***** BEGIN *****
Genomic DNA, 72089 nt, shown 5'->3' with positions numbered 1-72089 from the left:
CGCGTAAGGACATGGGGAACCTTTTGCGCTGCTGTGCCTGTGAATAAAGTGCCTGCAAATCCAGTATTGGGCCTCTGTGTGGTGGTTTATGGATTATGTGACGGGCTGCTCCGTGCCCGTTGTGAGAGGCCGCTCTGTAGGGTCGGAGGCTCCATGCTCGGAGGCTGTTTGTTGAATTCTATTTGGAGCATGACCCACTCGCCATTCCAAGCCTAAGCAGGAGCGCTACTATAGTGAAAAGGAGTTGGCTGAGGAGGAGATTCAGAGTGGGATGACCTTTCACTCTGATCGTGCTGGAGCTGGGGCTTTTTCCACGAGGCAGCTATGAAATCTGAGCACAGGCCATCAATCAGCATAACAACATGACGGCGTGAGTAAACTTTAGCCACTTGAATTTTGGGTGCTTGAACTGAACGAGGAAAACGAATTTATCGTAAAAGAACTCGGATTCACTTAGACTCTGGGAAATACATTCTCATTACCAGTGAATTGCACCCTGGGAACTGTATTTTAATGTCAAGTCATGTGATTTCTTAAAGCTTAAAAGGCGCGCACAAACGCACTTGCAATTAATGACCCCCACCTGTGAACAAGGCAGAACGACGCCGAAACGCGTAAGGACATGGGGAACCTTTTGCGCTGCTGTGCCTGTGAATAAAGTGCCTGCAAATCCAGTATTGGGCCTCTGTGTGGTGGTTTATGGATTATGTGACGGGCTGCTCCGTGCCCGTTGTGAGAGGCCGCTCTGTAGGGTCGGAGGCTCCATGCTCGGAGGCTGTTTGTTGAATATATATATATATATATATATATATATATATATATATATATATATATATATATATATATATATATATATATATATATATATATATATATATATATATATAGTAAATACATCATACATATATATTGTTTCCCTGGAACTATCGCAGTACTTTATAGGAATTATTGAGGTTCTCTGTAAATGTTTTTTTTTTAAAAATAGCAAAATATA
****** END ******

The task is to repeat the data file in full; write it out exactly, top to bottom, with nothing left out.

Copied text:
Genomic DNA, 72089 nt, shown 5'->3' with positions numbered 1-72089 from the left:
CGCGTAAGGACATGGGGAACCTTTTGCGCTGCTGTGCCTGTGAATAAAGTGCCTGCAAATCCAGTATTGGGCCTCTGTGTGGTGGTTTATGGATTATGTGACGGGCTGCTCCGTGCCCGTTGTGAGAGGCCGCTCTGTAGGGTCGGAGGCTCCATGCTCGGAGGCTGTTTGTTGAATTCTATTTGGAGCATGACCCACTCGCCATTCCAAGCCTAAGCAGGAGCGCTACTATAGTGAAAAGGAGTTGGCTGAGGAGGAGATTCAGAGTGGGATGACCTTTCACTCTGATCGTGCTGGAGCTGGGGCTTTTTCCACGAGGCAGCTATGAAATCTGAGCACAGGCCATCAATCAGCATAACAACATGACGGCGTGAGTAAACTTTAGCCACTTGAATTTTGGGTGCTTGAACTGAACGAGGAAAACGAATTTATCGTAAAAGAACTCGGATTCACTTAGACTCTGGGAAATACATTCTCATTACCAGTGAATTGCACCCTGGGAACTGTATTTTAATGTCAAGTCATGTGATTTCTTAAAGCTTAAAAGGCGCGCACAAACGCACTTGCAATTAATGACCCCCACCTGTGAACAAGGCAGAACGACGCCGAAACGCGTAAGGACATGGGGAACCTTTTGCGCTGCTGTGCCTGTGAATAAAGTGCCTGCAAATCCAGTATTGGGCCTCTGTGTGGTGGTTTATGGATTATGTGACGGGCTGCTCCGTGCCCGTTGTGAGAGGCCGCTCTGTAGGGTCGGAGGCTCCATGCTCGGAGGCTGTTTGTTGAATATATATATATATATATATATATATATATATATATATATATATATATATATATATATATATATATATATATATATATATATATATATATATATATATATAGTAAATACATCATACATATATATTGTTTCCCTGGAACTATCGCAGTACTTTATAGGAATTATTGAGGTTCTCTGTAAATGTTTTTTTTTTAAAAATAGCAAAATATA